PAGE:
Dissent vs. Disagreement
A teenager comes home late from a party to find her mother waiting quietly at the doorstep. The mother points at the clock and asks where on earth her daughter had been all night. The teenager skulked out of the room. Mom had to stay firm, for it was two hours past curfew and her daughter never called. The punishment was simple: one week without a car. But the teenager raged about the house, hurling insults at her mother, slamming doors, and wailing about how it was all “so unfair”. It was then that her agitated father rose from his slumber, stomped to her room and raised that dreaded one week sentence to a month.
Daniel J. Boorstin warned of behavior such as this in his book The Decline of Radicalism It describes how dissenting behavior is a “symptom, an expression, a consequence, and a cause of all others” and how it differs from civil disagreement. Disagreements show two opinions presented out of logic, producing new ideas and change. Dissent is spiteful, often arrogant; alienating the minority that uses it in an argument. Had the teenage girl come to her parents explaining how she was late because she had driven a drunk friend home safe and went back to get the car, her punishment may not have been so severe.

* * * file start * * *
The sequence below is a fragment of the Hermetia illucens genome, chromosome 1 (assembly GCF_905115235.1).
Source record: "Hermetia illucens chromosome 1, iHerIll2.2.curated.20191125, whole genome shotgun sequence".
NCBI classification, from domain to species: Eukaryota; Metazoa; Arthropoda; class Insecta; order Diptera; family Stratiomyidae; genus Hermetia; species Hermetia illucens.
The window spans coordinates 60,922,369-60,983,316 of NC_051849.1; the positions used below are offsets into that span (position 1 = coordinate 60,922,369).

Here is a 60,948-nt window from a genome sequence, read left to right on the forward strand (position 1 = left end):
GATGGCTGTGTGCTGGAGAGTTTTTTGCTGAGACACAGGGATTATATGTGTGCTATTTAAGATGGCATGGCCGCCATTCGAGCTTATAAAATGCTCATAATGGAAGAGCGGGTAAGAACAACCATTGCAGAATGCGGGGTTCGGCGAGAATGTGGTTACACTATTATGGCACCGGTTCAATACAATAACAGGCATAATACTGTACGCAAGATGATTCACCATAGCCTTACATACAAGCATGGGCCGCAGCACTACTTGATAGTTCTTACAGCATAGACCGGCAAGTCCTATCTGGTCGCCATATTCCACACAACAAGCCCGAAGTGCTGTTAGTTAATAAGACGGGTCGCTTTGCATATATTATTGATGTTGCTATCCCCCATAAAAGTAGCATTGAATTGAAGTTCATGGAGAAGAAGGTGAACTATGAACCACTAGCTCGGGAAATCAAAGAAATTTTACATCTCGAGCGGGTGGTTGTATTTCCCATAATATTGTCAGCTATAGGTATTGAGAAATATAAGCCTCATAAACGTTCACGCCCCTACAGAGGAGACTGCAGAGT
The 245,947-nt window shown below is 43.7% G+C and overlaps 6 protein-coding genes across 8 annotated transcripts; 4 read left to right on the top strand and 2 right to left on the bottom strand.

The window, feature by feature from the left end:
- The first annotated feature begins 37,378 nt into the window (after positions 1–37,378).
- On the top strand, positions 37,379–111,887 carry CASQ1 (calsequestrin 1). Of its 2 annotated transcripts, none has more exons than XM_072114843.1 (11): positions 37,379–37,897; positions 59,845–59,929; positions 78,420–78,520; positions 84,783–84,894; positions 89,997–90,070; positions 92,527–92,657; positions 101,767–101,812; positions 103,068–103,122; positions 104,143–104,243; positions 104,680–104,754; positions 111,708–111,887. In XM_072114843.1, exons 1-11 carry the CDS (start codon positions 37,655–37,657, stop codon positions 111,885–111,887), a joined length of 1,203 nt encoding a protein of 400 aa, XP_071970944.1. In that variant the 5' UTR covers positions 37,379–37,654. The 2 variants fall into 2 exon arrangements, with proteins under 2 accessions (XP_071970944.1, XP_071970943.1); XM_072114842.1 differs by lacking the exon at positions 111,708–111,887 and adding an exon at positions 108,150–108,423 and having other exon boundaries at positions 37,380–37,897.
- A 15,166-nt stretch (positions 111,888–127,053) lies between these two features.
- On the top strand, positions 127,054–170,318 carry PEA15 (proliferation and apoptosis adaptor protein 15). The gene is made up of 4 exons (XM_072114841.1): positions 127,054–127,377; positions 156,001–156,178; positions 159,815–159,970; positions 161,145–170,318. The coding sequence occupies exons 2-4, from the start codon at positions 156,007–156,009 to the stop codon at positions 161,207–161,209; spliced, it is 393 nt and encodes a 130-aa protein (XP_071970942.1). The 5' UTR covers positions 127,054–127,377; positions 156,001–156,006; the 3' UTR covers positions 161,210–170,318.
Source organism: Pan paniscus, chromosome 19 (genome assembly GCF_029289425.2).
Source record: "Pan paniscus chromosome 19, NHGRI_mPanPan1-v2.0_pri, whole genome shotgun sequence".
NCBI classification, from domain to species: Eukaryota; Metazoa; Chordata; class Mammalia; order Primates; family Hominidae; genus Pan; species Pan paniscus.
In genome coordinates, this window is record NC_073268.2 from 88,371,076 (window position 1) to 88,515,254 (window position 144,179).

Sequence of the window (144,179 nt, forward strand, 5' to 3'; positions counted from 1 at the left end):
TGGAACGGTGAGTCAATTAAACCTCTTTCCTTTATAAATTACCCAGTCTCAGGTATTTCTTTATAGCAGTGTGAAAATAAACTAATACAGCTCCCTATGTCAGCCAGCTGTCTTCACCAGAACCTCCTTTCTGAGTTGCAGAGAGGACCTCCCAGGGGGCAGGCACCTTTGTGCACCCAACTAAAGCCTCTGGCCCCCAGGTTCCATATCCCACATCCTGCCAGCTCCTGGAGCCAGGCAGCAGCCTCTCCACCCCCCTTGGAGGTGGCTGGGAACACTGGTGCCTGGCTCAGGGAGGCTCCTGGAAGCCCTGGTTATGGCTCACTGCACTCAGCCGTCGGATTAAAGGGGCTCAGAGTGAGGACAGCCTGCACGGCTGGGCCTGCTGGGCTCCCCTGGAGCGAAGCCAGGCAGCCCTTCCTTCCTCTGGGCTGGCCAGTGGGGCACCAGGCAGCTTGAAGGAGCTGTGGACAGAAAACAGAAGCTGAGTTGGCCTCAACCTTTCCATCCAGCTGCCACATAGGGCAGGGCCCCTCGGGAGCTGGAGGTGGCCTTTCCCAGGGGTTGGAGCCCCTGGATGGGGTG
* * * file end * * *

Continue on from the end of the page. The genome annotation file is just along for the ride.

Dissension isn’t simply a modern occurrence. One of the Greek tragedies, Antigone, paints a picture of a brave heroine who loses her life in a stance against authority all the way back in fifth century B.C. Initially, the act of burying her brother in opposition to Creon’s decree, in order to obey the laws of the Gods, seems quite noble. She stands for integrity and is willing to hold it all the way to her death. Every chastisement from Creon is met by spitting at the ground he walks upon – throwing herself onto her cursed deathbed. What can Creon do? This little girl openly disobeyed the law and threatened his already shaky authority. He has to sentence her to...